Dr Jeffrey Murer
Jeffrey Murer joined the School of International Relations in the autumn of 2007 as the new Lecturer on Collective Violence. His appointment is to both IR and the School of Psychology; he is also a Research Fellow to the Centre for the Study on Terrorism and Political Violence and the Scottish Institute for Policing Research. Prior to coming to St. Andrews he was an Assistant Professor of Political Science at Swarthmore College in the United States. Dr. Murer received his Ph.D. from the University of Illinois at Chicago, where he won the Annual Graduate Dissertation Prize in 2000. He has also held visiting positions at Haverford and Providence Colleges, was a Visiting Researcher to the Central European University in Budapest, and was a Guest Lecturer at the Volgograd Academy for State Service in Russia.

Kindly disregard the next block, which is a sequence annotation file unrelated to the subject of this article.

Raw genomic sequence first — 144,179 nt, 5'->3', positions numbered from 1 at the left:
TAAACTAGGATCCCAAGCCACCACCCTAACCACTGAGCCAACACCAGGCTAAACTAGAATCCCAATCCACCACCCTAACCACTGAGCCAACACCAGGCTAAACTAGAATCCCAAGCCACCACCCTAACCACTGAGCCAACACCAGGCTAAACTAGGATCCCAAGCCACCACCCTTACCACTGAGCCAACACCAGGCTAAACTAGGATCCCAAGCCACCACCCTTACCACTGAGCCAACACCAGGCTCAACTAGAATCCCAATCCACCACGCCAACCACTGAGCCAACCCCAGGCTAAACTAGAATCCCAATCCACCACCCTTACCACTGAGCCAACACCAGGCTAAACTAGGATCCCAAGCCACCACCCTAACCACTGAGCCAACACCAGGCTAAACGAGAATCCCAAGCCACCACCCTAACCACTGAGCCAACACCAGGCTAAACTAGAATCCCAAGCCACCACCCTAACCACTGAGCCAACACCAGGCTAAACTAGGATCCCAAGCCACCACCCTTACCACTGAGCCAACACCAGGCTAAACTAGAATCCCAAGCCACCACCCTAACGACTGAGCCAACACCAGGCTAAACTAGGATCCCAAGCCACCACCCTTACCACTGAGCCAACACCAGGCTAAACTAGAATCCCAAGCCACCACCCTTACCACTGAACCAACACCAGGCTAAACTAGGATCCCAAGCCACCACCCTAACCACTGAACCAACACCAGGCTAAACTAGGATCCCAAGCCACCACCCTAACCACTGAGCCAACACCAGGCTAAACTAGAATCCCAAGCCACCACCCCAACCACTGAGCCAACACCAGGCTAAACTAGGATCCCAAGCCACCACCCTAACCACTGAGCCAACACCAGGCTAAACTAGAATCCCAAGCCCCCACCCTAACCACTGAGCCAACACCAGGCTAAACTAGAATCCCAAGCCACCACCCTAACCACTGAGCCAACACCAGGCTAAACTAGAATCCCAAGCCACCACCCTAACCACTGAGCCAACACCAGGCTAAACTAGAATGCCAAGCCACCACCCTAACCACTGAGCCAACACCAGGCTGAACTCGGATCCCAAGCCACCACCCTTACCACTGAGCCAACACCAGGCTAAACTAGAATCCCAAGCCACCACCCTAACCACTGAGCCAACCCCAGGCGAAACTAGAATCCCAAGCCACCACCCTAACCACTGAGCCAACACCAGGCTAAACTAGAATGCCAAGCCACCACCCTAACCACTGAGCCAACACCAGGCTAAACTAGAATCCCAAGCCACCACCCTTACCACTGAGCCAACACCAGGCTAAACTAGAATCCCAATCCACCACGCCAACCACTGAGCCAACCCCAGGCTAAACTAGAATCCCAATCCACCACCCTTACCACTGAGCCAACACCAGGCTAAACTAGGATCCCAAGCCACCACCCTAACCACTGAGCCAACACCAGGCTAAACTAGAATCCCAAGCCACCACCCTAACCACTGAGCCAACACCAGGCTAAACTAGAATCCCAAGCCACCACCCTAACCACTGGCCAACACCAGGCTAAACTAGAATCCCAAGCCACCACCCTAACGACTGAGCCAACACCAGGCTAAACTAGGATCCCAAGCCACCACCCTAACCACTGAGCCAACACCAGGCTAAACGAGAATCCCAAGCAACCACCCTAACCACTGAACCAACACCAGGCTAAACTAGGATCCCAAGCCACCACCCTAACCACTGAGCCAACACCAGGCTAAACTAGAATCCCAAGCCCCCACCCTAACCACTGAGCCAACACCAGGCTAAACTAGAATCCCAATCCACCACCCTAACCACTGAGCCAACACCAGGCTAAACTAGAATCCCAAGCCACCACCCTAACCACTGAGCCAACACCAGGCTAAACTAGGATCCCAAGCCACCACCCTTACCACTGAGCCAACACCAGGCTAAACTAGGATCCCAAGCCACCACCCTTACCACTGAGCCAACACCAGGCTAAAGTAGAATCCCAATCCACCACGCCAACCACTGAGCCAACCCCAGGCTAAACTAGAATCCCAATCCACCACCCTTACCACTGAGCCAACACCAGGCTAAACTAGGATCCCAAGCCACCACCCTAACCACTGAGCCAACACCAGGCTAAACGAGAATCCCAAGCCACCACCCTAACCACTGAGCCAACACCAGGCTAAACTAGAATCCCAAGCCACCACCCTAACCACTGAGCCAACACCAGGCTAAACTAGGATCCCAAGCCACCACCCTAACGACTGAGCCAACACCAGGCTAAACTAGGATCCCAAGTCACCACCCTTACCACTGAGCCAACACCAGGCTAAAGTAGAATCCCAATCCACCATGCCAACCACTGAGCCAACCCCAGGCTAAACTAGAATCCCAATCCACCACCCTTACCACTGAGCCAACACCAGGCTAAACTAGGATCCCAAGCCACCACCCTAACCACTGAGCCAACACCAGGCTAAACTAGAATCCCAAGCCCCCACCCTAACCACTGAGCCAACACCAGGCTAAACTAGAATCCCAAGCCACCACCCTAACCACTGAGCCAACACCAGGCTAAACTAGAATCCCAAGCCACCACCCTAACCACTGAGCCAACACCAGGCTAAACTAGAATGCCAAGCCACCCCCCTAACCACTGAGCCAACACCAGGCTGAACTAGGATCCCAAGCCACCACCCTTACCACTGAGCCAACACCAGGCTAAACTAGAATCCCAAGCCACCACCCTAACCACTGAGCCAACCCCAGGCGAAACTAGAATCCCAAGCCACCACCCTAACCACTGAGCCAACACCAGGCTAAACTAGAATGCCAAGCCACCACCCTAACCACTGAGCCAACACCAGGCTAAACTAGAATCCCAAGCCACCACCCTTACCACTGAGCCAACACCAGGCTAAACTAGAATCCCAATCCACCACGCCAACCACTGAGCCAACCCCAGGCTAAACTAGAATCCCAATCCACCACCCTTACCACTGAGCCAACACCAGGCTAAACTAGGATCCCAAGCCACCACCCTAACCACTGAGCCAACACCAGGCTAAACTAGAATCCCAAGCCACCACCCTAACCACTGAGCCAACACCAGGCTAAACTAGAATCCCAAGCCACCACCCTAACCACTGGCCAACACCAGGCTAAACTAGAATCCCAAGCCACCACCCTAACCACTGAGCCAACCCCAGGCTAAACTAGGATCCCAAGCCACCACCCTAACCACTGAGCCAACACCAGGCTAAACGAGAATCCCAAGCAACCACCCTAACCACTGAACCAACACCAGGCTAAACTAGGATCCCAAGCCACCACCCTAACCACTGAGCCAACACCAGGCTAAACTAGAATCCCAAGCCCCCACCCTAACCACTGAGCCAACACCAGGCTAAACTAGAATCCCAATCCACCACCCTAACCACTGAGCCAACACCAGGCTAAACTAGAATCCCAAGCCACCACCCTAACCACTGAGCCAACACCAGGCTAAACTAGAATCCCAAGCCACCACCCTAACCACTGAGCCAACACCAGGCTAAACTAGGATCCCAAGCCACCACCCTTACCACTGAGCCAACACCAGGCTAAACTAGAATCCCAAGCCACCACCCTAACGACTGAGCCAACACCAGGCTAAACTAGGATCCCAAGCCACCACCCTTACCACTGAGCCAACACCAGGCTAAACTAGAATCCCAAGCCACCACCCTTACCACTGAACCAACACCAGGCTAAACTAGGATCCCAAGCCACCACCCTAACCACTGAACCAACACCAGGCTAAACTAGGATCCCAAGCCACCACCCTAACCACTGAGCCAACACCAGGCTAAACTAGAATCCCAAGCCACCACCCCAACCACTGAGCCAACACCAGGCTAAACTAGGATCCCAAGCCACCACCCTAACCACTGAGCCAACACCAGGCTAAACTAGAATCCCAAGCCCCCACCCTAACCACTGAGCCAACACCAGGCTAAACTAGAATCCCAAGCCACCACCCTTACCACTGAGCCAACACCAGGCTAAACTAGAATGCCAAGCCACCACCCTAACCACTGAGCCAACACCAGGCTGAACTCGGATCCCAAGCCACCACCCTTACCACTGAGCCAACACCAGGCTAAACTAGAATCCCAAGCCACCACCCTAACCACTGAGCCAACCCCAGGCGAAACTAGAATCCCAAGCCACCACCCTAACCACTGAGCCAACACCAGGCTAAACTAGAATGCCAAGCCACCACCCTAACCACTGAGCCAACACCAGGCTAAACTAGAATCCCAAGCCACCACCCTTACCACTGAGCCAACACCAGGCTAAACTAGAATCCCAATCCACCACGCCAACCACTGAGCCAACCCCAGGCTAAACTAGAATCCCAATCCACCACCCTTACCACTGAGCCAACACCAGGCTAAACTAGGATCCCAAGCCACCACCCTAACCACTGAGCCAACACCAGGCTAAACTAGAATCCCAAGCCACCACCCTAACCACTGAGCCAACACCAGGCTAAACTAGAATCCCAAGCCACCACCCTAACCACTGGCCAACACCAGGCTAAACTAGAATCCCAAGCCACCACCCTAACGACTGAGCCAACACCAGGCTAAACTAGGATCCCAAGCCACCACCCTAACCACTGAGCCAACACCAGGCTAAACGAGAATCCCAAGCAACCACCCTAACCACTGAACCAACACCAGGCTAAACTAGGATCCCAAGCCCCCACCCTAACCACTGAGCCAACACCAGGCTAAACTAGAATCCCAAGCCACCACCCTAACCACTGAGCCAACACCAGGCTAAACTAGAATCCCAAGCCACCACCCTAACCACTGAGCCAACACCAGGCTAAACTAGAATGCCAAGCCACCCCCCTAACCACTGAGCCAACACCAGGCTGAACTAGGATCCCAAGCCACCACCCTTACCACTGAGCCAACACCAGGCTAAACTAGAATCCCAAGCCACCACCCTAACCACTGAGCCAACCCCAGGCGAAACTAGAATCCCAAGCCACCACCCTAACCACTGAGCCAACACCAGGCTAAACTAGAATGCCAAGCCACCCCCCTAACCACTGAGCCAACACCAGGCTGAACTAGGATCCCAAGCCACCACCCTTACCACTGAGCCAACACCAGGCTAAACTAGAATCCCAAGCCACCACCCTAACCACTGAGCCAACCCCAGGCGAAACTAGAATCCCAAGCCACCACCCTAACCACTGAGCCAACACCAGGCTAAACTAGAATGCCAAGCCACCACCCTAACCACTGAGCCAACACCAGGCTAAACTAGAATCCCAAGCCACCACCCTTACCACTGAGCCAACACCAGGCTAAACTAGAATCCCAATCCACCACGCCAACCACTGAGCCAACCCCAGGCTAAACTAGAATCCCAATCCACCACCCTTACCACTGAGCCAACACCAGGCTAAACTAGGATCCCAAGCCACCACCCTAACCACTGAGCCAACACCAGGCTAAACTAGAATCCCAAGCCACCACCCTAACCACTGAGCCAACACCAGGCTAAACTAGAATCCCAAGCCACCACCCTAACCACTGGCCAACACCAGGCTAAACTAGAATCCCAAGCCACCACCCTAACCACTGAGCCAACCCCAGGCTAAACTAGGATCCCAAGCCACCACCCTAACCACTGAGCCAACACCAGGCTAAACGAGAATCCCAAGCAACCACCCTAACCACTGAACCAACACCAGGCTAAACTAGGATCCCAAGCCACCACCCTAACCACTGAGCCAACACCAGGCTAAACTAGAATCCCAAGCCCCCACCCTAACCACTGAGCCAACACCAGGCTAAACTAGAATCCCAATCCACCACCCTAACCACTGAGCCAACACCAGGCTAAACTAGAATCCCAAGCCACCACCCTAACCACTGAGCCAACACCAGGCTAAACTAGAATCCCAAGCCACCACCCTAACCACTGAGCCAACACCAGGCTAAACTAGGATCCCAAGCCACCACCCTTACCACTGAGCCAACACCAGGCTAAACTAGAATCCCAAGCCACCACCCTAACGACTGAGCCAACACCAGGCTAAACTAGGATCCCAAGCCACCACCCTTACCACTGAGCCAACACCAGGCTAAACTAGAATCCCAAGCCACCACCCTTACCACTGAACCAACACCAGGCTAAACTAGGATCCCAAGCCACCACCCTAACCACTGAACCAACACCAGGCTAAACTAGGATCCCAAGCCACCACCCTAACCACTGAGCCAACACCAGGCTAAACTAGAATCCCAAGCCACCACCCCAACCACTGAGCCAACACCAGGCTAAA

Dr. Murer’s research explores processes of collective identity formation and their relationship to enactments of violence. He examines how shifts in material conditions, or anxiety about potential alterations in material conditions, can be experienced by many within a given polity as trauma, and how the various reactions to the experience of trauma can lead to ethnic conflict, civil strife, or ethnic chauvinism. He has explored these phenomena in the context of the resurgence of anti-Semitism in Central Europe – particularly Hungary – in the aftermath of the collapse of Realized Socialism; extremist nationalism in Post-Communist Romania; ethnic conflict in wars of the Former Yugoslavia; and in the violent clashes in Chechnya and the Northern Caucasus. His latest research examines the challenges of absorbing new immigrant populations into Western European polities in the context of the retreating welfare state and shifting economic infrastructure. He has pursued his interest in the collective psychological effects of changing political economies as an Associate Research Fellow to the University of Paris, an Academic Fellow to the Psychoanalytic Center of Philadelphia, and a National Fellow to the American Psychoanalytic Association.